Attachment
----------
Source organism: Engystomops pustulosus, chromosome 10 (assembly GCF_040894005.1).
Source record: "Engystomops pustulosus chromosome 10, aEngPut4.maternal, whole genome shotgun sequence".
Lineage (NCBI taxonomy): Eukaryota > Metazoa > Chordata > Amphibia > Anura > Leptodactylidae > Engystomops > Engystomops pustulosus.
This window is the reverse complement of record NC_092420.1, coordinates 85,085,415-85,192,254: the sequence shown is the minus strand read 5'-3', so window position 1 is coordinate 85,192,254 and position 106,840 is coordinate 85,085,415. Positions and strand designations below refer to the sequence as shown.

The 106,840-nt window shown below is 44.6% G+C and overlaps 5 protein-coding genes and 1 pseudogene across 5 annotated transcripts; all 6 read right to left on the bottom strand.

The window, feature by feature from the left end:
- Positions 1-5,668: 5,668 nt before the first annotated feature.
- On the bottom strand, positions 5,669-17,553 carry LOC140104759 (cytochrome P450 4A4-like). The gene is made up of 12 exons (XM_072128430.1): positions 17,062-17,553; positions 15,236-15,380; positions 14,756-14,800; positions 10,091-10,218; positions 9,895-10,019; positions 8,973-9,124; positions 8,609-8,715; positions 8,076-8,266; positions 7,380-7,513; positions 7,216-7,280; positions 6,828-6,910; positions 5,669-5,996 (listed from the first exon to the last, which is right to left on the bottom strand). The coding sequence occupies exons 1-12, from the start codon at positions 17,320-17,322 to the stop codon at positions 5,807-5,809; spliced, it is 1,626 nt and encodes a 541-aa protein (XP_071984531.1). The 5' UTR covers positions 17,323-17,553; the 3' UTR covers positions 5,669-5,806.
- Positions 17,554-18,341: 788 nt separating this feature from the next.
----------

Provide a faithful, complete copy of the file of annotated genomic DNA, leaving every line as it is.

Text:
Source organism: Engystomops pustulosus, chromosome 10 (assembly GCF_040894005.1).
Source record: "Engystomops pustulosus chromosome 10, aEngPut4.maternal, whole genome shotgun sequence".
Lineage (NCBI taxonomy): Eukaryota > Metazoa > Chordata > Amphibia > Anura > Leptodactylidae > Engystomops > Engystomops pustulosus.
This window is the reverse complement of record NC_092420.1, coordinates 85,085,415-85,192,254: the sequence shown is the minus strand read 5'-3', so window position 1 is coordinate 85,192,254 and position 106,840 is coordinate 85,085,415. Positions and strand designations below refer to the sequence as shown.

The 106,840-nt window shown below is 44.6% G+C and overlaps 5 protein-coding genes and 1 pseudogene across 5 annotated transcripts; all 6 read right to left on the bottom strand.

The window, feature by feature from the left end:
- Positions 1-5,668: 5,668 nt before the first annotated feature.
- On the bottom strand, positions 5,669-17,553 carry LOC140104759 (cytochrome P450 4A4-like). The gene is made up of 12 exons (XM_072128430.1): positions 17,062-17,553; positions 15,236-15,380; positions 14,756-14,800; positions 10,091-10,218; positions 9,895-10,019; positions 8,973-9,124; positions 8,609-8,715; positions 8,076-8,266; positions 7,380-7,513; positions 7,216-7,280; positions 6,828-6,910; positions 5,669-5,996 (listed from the first exon to the last, which is right to left on the bottom strand). The coding sequence occupies exons 1-12, from the start codon at positions 17,320-17,322 to the stop codon at positions 5,807-5,809; spliced, it is 1,626 nt and encodes a 541-aa protein (XP_071984531.1). The 5' UTR covers positions 17,323-17,553; the 3' UTR covers positions 5,669-5,806.
- Positions 17,554-18,341: 788 nt separating this feature from the next.